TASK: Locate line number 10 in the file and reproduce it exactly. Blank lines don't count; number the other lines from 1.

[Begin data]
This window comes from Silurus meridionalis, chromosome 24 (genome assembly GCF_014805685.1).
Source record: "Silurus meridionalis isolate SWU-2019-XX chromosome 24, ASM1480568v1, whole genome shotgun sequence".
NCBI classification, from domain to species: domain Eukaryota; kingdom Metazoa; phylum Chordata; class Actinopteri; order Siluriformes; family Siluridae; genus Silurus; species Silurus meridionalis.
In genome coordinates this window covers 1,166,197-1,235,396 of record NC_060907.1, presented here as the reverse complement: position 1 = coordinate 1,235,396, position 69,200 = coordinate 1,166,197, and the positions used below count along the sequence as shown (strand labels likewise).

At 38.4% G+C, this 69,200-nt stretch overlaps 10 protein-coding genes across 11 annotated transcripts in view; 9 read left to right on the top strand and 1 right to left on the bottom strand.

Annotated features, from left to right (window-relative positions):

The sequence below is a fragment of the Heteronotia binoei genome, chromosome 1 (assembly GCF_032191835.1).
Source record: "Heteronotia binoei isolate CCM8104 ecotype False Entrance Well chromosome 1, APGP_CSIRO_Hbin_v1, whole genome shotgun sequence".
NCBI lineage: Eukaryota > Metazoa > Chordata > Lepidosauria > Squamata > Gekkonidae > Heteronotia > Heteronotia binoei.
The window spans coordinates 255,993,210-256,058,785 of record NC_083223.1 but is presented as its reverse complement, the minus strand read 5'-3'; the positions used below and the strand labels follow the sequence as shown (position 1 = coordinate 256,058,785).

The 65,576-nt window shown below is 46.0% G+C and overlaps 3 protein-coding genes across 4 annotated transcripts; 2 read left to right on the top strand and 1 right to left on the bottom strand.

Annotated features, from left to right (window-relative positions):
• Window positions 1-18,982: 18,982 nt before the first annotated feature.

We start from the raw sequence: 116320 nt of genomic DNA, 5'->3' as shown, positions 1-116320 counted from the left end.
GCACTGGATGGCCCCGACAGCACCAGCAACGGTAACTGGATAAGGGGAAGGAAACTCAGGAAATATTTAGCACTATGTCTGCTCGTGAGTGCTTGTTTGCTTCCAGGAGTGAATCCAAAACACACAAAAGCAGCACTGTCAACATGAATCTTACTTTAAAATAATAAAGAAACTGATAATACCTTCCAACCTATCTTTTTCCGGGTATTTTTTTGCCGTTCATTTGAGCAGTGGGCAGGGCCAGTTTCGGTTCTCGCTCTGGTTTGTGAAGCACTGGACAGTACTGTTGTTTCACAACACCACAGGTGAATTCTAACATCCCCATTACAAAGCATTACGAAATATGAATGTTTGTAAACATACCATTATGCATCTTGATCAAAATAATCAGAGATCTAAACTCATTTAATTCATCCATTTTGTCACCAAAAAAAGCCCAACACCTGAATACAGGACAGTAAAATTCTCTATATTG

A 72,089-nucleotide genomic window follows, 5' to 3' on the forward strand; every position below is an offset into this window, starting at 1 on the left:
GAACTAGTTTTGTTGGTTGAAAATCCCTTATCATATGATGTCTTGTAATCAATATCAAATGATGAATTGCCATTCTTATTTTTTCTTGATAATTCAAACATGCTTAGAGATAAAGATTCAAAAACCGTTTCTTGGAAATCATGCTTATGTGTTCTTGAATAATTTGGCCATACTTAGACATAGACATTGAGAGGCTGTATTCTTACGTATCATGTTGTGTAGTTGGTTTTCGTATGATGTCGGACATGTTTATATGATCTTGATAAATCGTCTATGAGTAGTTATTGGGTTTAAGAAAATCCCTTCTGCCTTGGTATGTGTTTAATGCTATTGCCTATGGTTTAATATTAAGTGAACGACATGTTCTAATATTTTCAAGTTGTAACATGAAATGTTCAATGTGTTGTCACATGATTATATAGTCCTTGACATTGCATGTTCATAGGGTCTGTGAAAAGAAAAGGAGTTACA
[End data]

The window spans coordinates 255,993,210-256,058,785 of record NC_083223.1 but is presented as its reverse complement, the minus strand read 5'-3'; the positions used below and the strand labels follow the sequence as shown (position 1 = coordinate 256,058,785).